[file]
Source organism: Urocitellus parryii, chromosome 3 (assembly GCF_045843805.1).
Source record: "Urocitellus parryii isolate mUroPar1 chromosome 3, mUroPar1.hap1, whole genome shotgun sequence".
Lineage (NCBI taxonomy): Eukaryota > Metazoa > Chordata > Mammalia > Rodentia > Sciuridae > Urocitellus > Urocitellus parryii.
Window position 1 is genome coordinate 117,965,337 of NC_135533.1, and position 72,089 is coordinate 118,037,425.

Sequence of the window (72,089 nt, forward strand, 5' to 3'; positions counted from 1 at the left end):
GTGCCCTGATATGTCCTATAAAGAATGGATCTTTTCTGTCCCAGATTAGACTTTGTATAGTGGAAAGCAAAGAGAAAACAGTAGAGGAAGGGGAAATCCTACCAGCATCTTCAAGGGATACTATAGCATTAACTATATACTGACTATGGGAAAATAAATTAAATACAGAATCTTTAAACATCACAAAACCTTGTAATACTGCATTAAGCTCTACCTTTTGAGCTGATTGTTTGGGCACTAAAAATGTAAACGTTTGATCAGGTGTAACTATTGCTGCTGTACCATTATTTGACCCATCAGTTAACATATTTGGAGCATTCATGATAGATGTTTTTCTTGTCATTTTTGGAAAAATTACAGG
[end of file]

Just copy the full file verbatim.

Source organism: Urocitellus parryii, chromosome 3 (assembly GCF_045843805.1).
Source record: "Urocitellus parryii isolate mUroPar1 chromosome 3, mUroPar1.hap1, whole genome shotgun sequence".
Lineage (NCBI taxonomy): Eukaryota > Metazoa > Chordata > Mammalia > Rodentia > Sciuridae > Urocitellus > Urocitellus parryii.
Window position 1 is genome coordinate 117,965,337 of NC_135533.1, and position 72,089 is coordinate 118,037,425.

Sequence of the window (72,089 nt, forward strand, 5' to 3'; positions counted from 1 at the left end):
GTGCCCTGATATGTCCTATAAAGAATGGATCTTTTCTGTCCCAGATTAGACTTTGTATAGTGGAAAGCAAAGAGAAAACAGTAGAGGAAGGGGAAATCCTACCAGCATCTTCAAGGGATACTATAGCATTAACTATATACTGACTATGGGAAAATAAATTAAATACAGAATCTTTAAACATCACAAAACCTTGTAATACTGCATTAAGCTCTACCTTTTGAGCTGATTGTTTGGGCACTAAAAATGTAAACGTTTGATCAGGTGTAACTATTGCTGCTGTACCATTATTTGACCCATCAGTTAACATATTTGGAGCATTCATGATAGATGTTTTTCTTGTCATTTTTGGAAAAATTACAGG